J. BURNS AMBERSON, F.A.C.P.; WILLIAM H. STEARNS
The effects of streptomycin administered to tuberculous patients have been shown to be strikingly beneficial in some phases of the disease, equivocal in some, and quite insignificant in others. Toxic damage by the antibiotic has been a frequent occurrence but this can be minimized by limiting the dose and the length of treatment. A more serious disadvantage, insurmountable thus far, is the development of bacterial resistance to streptomycin which often nullifies its further therapeutic action. While its potency against tuberculosis is unprecedented by any other drug, there are already some manifest limitations of its effectiveness. It has not altered the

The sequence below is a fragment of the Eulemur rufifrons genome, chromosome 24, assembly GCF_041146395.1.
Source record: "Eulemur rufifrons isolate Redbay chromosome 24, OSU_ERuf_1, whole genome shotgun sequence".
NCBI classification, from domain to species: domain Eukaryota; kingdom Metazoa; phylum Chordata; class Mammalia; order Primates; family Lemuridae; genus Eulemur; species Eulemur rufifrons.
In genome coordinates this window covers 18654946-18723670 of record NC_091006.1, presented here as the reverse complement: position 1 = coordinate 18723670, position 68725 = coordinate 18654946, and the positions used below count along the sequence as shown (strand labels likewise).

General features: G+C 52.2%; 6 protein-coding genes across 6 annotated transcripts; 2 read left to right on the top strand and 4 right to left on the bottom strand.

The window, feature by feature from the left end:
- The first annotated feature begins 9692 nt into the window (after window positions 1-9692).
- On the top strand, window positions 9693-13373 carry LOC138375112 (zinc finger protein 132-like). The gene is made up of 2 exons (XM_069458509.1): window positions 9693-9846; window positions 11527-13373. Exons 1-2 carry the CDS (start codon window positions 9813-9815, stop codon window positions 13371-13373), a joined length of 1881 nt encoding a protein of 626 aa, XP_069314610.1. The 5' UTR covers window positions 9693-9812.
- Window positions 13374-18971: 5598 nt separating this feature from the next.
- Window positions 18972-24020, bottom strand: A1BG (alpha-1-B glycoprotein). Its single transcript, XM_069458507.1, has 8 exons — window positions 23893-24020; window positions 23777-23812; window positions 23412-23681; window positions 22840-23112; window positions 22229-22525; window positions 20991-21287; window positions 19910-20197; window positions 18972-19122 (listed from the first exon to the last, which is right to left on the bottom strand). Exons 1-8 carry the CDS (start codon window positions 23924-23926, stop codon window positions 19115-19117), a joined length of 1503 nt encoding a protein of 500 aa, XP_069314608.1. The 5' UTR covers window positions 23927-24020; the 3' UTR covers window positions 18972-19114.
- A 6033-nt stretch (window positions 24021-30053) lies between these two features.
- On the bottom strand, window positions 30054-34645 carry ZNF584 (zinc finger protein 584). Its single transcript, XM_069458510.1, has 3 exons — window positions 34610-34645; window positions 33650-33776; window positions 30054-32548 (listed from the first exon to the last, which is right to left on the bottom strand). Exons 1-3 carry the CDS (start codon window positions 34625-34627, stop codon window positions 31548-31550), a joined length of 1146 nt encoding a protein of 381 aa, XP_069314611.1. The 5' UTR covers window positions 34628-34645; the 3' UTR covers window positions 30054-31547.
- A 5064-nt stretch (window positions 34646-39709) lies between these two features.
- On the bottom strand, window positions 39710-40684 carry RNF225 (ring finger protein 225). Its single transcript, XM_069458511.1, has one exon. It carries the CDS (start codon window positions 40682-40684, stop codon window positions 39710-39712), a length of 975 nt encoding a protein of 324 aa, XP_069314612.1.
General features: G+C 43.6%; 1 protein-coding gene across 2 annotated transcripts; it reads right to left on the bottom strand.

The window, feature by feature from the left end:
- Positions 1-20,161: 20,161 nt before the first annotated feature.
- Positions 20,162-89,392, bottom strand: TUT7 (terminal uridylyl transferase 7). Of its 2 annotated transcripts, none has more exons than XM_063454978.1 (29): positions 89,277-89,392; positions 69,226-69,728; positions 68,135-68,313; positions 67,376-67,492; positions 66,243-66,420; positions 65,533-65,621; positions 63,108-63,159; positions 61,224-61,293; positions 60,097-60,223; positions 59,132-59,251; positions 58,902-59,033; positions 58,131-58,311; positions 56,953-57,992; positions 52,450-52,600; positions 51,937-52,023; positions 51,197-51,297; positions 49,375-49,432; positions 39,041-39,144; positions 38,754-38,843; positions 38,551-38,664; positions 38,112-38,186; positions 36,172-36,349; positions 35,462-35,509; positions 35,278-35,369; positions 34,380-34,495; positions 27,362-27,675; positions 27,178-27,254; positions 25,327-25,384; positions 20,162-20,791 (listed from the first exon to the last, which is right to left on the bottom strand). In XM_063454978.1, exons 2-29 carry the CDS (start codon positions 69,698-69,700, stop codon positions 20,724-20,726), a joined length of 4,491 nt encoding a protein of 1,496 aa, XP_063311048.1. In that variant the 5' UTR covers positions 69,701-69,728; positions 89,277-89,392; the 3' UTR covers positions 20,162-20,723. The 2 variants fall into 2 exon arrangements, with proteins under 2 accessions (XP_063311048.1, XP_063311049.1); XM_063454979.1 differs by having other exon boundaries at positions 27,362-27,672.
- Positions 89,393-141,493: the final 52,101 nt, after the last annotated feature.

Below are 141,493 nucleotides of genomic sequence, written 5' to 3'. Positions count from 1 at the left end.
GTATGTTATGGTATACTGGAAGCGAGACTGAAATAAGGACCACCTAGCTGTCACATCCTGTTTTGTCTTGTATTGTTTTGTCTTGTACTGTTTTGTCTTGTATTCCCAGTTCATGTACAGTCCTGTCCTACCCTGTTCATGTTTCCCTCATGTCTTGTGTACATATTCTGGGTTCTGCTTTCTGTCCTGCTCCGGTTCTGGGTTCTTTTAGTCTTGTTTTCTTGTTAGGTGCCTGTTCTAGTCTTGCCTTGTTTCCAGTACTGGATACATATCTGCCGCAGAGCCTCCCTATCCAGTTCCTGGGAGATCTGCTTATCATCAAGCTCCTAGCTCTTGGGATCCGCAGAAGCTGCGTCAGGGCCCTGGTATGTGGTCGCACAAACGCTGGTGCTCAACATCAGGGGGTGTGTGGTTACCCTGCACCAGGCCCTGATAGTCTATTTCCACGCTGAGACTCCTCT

AMBERSON JB, STEARNS WH. STREPTOMYCIN IN THE TREATMENT OF TUBERCULOSIS1. Ann Intern Med. 1948;29:221–228. doi: 10.7326/0003-4819-29-2-221
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Published: Ann Intern Med. 1948;29(2):221-228.
Infectious Disease, Mycobacterial Infections.
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